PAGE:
employment search information

for English and Spanish majors

So you are graduating with a degree in English or Spanish . . . what now?  While the following list is by no means exhaustive, it should give you a start on the job search—especially if you are an English or Spanish major.

As you consider your move into the world of full-time employment, consider these common career areas for English majors:

  • Public Relations
  • Freelance Writing
  • Government or Law
  • Education or Teaching
  • Grant or Proposal Writing
  • Technical Writing/Communication
  • Publishing
  • Journalism or Media
  • Marketing or Advertising
  • Law Enforcement
  • Translation
  • Library Science

Suggested steps in an employment search:

  1. Prepare a generic resume.  As you locate specific jobs (see below), tweak or tailor your resume so that it fits the needs of each potential job.
  2. Make an appointment with the Director-of Counseling in UC 208A, 291-3765, tmoore@wbu.edu (Teresa Moore) , so that he can look over your resume and give you tips as to how to improve it.  The Writing Center (2nd floor of the LRC/Library) is also an excellent resource when creating resumes and cover letters.
  3. Start looking for jobs or employment opportunities in your field.  If you’d like to stay local, see these, and other related links:
  • Self Assessment
    • Vark What's your learning style?
  • Human Metrics Fun website for self-exploration.
  • Keirsey - Excellent Personality Profile site
  • iseek Assessment of career skills
  • Queendom It is good (only looks like a Cosmo quiz)
  • Links to Other Career and Job Resources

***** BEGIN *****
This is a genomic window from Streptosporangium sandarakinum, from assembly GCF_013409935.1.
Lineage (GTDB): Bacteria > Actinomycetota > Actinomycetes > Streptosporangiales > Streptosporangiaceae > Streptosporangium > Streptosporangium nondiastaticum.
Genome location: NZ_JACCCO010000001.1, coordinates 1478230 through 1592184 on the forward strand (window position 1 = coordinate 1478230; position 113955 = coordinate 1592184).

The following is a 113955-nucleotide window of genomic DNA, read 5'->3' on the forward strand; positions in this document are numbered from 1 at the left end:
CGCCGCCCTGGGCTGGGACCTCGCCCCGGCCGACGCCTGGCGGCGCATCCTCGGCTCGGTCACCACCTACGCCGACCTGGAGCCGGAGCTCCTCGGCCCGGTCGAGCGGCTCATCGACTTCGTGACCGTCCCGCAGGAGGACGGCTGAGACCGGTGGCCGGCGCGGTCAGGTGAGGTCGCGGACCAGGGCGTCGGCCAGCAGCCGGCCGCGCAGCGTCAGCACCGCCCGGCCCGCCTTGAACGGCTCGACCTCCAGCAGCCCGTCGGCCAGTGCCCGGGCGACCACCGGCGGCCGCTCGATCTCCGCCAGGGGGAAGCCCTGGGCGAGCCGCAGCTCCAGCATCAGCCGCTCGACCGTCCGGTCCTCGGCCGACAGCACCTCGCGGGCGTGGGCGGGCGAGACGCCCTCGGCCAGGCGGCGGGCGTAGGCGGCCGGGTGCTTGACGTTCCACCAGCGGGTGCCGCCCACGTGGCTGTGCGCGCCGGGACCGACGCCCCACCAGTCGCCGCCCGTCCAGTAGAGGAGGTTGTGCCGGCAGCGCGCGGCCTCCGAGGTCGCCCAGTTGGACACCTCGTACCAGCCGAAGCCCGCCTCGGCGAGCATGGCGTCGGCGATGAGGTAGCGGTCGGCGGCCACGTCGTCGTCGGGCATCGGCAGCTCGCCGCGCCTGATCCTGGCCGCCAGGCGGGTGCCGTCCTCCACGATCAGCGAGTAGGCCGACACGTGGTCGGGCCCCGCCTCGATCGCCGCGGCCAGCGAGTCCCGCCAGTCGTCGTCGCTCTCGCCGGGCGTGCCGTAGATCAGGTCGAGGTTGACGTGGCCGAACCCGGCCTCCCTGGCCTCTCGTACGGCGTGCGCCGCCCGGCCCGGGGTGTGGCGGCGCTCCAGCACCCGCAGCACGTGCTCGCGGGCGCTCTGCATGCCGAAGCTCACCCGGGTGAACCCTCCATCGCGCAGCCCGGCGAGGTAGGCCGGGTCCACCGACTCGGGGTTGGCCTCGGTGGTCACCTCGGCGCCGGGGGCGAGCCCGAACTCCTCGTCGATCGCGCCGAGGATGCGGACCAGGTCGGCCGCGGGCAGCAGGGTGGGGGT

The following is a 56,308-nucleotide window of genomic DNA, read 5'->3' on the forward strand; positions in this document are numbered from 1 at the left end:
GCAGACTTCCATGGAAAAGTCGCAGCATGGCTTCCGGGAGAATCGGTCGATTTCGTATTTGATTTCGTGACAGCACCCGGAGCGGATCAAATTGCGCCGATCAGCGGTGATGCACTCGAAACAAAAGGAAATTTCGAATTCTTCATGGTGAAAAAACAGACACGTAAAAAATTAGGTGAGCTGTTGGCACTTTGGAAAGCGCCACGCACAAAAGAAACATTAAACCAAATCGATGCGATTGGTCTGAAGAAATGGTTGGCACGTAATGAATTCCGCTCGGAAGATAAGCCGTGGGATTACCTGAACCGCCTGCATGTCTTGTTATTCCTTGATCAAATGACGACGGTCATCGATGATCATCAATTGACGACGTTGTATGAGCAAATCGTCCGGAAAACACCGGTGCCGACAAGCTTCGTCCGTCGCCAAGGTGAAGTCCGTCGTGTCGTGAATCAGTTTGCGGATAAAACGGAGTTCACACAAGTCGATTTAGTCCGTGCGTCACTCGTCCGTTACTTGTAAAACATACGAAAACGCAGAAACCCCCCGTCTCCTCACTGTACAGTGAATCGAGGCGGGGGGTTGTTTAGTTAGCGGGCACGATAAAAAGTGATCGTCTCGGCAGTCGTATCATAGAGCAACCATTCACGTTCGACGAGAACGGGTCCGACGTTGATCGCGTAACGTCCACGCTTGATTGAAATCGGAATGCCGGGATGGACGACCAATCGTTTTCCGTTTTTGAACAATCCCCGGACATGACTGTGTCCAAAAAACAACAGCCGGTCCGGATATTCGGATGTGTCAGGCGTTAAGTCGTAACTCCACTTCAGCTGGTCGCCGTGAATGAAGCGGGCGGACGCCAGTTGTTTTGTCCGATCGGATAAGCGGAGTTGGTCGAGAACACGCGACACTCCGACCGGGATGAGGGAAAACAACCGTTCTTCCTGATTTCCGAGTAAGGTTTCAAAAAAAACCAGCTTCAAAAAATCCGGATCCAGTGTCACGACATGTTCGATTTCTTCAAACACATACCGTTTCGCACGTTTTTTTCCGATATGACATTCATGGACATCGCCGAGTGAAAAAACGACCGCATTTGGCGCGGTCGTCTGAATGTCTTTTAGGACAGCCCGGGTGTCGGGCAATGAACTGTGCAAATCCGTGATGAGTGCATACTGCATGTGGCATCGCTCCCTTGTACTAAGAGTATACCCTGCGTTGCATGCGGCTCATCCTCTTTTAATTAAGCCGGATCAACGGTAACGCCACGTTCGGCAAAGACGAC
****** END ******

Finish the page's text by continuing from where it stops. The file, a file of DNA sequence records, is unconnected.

•  As suggested in number 1 above, tweak or tailor your resume (and cover letter, if required) so that it fits the needs of each individual job for which you apply.  Use the same language or vocabulary found in the advertisement to better link your skills and experience to those the employer desires.

  • Fulfill or complete the application procedure exactly as described.  If the employer asks for a complete application, resume, and a letter, provide all three, and ensure that all are error-free before submission.  (Again, the Writing Center can be helpful in this regard.)

  • If you are lucky enough to receive an interview (or even if you hand-deliver resume, etc.), dress professionally—no jeans, no t-shirts, no flip-flops.  Better to overdress—dress too professionally—than under-dress.  (Most of the people in a position to hire you are over 35, and they generally expect a certain level of professionalism.)

  • Before the interview, do a little background work on the company and the position.  Be sure you know exactly why you want the job, and what skills, experience, and education from your past suit you for the position.  Prepare at least one insightful question about the company or position to ask the interviewer.

  • Be your very best self in the interview.  Think positive thoughts!  Be polite and friendly!